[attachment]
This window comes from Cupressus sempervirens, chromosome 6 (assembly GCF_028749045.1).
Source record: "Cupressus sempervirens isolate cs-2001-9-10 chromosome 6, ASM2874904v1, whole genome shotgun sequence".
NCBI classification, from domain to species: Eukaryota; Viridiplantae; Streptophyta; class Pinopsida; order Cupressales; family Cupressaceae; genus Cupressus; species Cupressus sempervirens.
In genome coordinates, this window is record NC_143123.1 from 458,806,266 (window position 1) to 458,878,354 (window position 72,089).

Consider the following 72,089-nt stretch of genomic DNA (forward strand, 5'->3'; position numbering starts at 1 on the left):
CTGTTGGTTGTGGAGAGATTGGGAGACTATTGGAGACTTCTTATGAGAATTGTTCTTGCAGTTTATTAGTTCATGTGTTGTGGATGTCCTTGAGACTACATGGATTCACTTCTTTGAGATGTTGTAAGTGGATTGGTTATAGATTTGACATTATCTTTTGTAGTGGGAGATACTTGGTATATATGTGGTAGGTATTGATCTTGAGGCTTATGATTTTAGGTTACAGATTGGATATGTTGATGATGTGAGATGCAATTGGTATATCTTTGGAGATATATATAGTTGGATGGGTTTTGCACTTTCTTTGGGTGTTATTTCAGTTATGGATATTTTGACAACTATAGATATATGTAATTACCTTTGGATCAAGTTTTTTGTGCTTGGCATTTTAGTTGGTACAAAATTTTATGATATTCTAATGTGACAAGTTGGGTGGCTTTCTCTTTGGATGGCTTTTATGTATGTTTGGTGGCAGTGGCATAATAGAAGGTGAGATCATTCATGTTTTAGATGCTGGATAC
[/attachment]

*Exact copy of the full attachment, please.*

This window comes from Cupressus sempervirens, chromosome 6 (assembly GCF_028749045.1).
Source record: "Cupressus sempervirens isolate cs-2001-9-10 chromosome 6, ASM2874904v1, whole genome shotgun sequence".
NCBI classification, from domain to species: Eukaryota; Viridiplantae; Streptophyta; class Pinopsida; order Cupressales; family Cupressaceae; genus Cupressus; species Cupressus sempervirens.
In genome coordinates, this window is record NC_143123.1 from 458,806,266 (window position 1) to 458,878,354 (window position 72,089).

Consider the following 72,089-nt stretch of genomic DNA (forward strand, 5'->3'; position numbering starts at 1 on the left):
CTGTTGGTTGTGGAGAGATTGGGAGACTATTGGAGACTTCTTATGAGAATTGTTCTTGCAGTTTATTAGTTCATGTGTTGTGGATGTCCTTGAGACTACATGGATTCACTTCTTTGAGATGTTGTAAGTGGATTGGTTATAGATTTGACATTATCTTTTGTAGTGGGAGATACTTGGTATATATGTGGTAGGTATTGATCTTGAGGCTTATGATTTTAGGTTACAGATTGGATATGTTGATGATGTGAGATGCAATTGGTATATCTTTGGAGATATATATAGTTGGATGGGTTTTGCACTTTCTTTGGGTGTTATTTCAGTTATGGATATTTTGACAACTATAGATATATGTAATTACCTTTGGATCAAGTTTTTTGTGCTTGGCATTTTAGTTGGTACAAAATTTTATGATATTCTAATGTGACAAGTTGGGTGGCTTTCTCTTTGGATGGCTTTTATGTATGTTTGGTGGCAGTGGCATAATAGAAGGTGAGATCATTCATGTTTTAGATGCTGGATAC